Emma Lundin is an AHRC-funded PhD student at Birkbeck. Her thesis, ‘Practical Solidarity: Connections between Swedish Social Democratic women and women in the ANC, 1960-1994’, explores the historical impact of informal transnational relationships in national and international settings, and how these informed ideas about gender and equality. Alongside Barbara Warnock, Emma is organising a conference on History and Space at Birkbeck in June 2014.
In his inaugural Eric Hobsbawm Memorial Lecture – the first item on the History After Hobsbawm Conference programme – Professor Mark Mazower (Ira D. Wallach Professor of History, Columbia University) used Eric Hobsbawm’s professional development as a mirror image of the pattern of change his profession underwent in general during Hobsbawm’s own lifetime.
Tracing Hobsbawm’s development from an anonymous author of Cambridge anecdotes in his former school’s paper to the young academic in Cambridge and at Birkbeck – in which he was recognisable but not quite the historian he would become – Professor Mazower pointed out that these were days in which the subject of history itself was not the professionalised and increasingly globalised profession it would later become. But while the development of the profession can be traced by looking at Hobsbawm’s career, Professor Mazower emphasised that one must not overlooked the critical role Hobsbawm himself played in its development.
The lecture was titled ‘Europe’ but Professor Mazower crossed both the Mediterranean (reminding us that Eric Hobsbawm had once dreamt of doing graduate work on the Maghreb) and the Atlantic. But before then, Hobsbawm had “particularly deep, long-standing ties to France” at a time when “Paris managed to become a post-war dynamo of intellectual thought”. Struggling to move on from the war, France’s re-emergence on the world stage owed much to its internationalism. Using the 1950 International Congress of Historical Sciences – in which Hobsbawm participated – as an example, Professor Mazower further argued that although international collaborations of that particular kind were not an effective catalyst for postwar historical developments, the personal connections made in these venues proved much more durable and influential. He traced the creation of one such network: the Anglo-French Annales–Past & Present collaborations that both informed and coincided with the expansion of academic history, and its first attempts to define global patterns of change through social and economic history. At the International Congress of Historical Sciences, Hobsbawm’s input – which included criticising Dutch historian Adolf Rüter for his ‘parochialism’ – shows both that he from an early stage saw the need for history to move away from a European viewpoint to a global scope; from a history of ideas to a history of economic developments; and from an individual perspective to that of groups and their relationships with others. Meanwhile, the exchange between Annales and Past & Present became a part of a web of Anglo-French academic connections, which were – in turn – critical for the internationalisation of this new approach to history. In short, international cooperation became both a research method and Hobsbawm’s personal practice, as he formed lasting friendships with members of the Annales School and beyond, including Ernest Labrousse and Pierre Vilar.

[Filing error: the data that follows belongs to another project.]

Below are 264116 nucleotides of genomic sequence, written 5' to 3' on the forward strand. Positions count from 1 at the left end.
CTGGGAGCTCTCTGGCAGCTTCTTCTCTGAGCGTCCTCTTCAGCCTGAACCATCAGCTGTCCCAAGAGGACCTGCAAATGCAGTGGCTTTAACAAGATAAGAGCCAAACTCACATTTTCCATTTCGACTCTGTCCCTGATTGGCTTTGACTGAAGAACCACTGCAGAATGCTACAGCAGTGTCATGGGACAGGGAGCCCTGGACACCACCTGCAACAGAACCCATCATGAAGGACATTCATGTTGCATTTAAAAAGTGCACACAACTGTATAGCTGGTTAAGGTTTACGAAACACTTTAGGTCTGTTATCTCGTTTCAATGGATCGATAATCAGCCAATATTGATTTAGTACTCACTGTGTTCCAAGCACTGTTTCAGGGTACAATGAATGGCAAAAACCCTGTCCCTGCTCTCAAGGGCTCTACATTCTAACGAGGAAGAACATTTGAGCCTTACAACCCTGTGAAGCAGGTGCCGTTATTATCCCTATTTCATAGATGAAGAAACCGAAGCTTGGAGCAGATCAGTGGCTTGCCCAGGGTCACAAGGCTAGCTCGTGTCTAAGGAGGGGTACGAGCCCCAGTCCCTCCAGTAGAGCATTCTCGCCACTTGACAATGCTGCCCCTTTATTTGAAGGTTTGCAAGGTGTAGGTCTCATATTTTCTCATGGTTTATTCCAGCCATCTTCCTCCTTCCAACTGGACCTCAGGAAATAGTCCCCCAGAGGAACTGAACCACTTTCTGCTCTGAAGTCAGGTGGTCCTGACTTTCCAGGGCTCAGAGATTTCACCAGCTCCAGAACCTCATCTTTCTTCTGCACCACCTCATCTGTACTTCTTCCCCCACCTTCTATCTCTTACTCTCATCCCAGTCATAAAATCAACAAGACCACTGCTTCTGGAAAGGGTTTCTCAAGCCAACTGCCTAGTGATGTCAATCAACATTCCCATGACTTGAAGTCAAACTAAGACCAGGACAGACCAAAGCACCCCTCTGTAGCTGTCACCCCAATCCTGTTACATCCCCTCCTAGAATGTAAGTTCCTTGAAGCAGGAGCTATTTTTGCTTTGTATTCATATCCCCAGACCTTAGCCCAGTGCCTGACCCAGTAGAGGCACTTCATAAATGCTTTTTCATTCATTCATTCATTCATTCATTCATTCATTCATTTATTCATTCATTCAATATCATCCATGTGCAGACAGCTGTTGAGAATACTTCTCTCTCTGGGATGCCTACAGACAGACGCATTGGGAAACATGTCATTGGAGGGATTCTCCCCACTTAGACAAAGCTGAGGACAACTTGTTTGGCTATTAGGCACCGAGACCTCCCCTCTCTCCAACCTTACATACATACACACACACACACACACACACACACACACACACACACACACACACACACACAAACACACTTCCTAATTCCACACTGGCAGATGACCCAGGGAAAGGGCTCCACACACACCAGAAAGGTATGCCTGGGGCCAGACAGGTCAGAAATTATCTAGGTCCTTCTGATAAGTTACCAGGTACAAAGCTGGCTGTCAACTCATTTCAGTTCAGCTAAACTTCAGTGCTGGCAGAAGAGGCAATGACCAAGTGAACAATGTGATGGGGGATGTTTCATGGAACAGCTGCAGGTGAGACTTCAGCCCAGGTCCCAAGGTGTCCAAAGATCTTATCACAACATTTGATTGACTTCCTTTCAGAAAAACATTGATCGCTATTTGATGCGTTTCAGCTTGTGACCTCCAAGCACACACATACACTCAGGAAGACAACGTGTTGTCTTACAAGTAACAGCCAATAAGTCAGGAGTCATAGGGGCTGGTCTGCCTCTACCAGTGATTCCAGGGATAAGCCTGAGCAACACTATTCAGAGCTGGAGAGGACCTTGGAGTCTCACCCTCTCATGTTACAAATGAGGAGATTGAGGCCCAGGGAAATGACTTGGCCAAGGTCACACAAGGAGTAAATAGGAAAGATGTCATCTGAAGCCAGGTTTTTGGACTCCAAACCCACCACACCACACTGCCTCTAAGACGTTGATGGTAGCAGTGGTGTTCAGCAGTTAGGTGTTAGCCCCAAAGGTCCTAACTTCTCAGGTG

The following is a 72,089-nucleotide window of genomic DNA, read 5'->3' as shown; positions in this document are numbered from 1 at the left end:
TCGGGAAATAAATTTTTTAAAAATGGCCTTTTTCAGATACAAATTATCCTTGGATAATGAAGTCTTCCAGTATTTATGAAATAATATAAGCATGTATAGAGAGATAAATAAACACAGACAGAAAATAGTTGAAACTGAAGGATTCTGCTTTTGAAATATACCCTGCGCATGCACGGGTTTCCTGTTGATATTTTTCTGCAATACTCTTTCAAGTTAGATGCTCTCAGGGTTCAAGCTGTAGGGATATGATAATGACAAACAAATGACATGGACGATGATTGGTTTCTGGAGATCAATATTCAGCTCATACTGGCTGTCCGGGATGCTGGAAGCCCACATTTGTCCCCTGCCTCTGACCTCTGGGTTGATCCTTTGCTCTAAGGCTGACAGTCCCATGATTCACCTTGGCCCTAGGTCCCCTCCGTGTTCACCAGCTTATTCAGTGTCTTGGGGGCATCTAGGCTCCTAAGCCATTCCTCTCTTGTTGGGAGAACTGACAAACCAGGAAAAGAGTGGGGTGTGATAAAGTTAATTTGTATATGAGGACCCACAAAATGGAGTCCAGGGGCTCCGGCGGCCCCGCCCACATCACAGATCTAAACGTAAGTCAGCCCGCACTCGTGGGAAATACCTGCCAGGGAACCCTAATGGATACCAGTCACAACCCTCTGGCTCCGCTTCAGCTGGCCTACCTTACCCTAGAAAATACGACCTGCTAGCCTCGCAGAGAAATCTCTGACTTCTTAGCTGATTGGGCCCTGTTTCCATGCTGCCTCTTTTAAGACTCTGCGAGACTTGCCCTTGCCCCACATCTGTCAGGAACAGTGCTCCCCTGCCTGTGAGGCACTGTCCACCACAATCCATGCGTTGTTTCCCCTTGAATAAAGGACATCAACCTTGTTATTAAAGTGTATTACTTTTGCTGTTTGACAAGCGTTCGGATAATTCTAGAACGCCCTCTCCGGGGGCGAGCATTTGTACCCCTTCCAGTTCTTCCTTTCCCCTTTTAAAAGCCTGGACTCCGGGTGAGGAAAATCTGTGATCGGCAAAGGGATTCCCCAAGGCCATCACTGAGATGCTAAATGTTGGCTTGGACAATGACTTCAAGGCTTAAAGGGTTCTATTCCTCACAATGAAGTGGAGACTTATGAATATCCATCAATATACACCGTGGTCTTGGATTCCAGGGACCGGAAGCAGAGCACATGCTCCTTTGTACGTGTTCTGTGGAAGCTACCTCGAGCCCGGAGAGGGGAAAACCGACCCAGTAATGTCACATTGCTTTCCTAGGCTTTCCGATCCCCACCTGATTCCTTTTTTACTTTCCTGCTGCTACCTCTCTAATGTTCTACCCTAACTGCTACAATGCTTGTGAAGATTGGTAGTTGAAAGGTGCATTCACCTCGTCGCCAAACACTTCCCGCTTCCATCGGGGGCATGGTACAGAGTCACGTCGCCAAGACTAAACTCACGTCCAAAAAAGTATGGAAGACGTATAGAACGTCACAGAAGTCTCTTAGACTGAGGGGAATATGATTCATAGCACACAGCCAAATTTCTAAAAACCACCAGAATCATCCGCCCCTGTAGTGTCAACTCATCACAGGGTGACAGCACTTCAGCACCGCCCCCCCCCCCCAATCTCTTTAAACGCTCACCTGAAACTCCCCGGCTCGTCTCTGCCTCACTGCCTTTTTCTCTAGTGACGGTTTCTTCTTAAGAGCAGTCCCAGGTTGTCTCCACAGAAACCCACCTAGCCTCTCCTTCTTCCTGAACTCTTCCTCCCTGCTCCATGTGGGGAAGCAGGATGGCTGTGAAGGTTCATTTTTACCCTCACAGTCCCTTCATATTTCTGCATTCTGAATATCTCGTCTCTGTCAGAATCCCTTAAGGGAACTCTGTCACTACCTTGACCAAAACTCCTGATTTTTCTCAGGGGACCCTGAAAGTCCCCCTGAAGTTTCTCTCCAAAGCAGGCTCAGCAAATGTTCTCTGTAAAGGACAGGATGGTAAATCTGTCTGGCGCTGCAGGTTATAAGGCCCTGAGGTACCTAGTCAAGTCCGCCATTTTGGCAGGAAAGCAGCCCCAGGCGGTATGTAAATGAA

In the 1960s developments in France in the preceding decade (including Annales and the cultural diplomacy that brought funds to both École pratique des hautes études and École des hautes études en sciences sociales) began to be discussed on a greater scale in Britain. The École owed its prestige to its internationalist network, which broke down barriers to such an extent that “it is almost as though for them the Cold War didn’t exist,” Professor Mazower said. Meanwhile, Hobsbawm (who, Professor Mazower pointed out, had no interest in empire-building) and E.P. Thompson became fixtures at Maison des Sciences de l’Homme in Paris, where they frequented a regular round-table seminar, sharing seats and discussions with Americans and other Europeans, with Hobsbawm in particular serving as a kind of intellectual broker.
“The Americans,” Professor Mazower said, “provided the money while the British provided the enthusiasm” for this new historiographical philosophy, which was followed by an “Anglo-French invasion of US academy” in the mid-1970s. It was at this time that the expansion of universities and the globalisation of the postcolonial world led to the setting out of a new course in history in which a cross-national views of the world became much more common.
By 1980, non-Europeanists were not as rare in history departments on both sides of the Atlantic as they had been; world history itself was a concept much less questioned than before. Critics claimed the drawbacks included a potential splintering of the humanities, with historians paying for depth with a lack of overview. Hobsbawm, however, welcomed the new path, arguing that it was a question of synthesis, not analysis. He “demonstrated triumphantly through his own work that the profession hadn’t lost its ability to speak to greater patterns,” Professor Mazower said. Pointing to “the works most associated with his name,” which were made during this period, he added that The Age of Revolution, The Age of Capital, The Age of Empire and The Age of Extremes make up “an extraordinary work of synthesis that is unlikely ever to be matched”. Through his work Hobsbawm demonstrated the power of synthesis in era of fragmentation, setting out how we can use new knowledge to breathe life into old histories. His passing, Professor Mazower concluded, “leaves us with an irreparable loss”.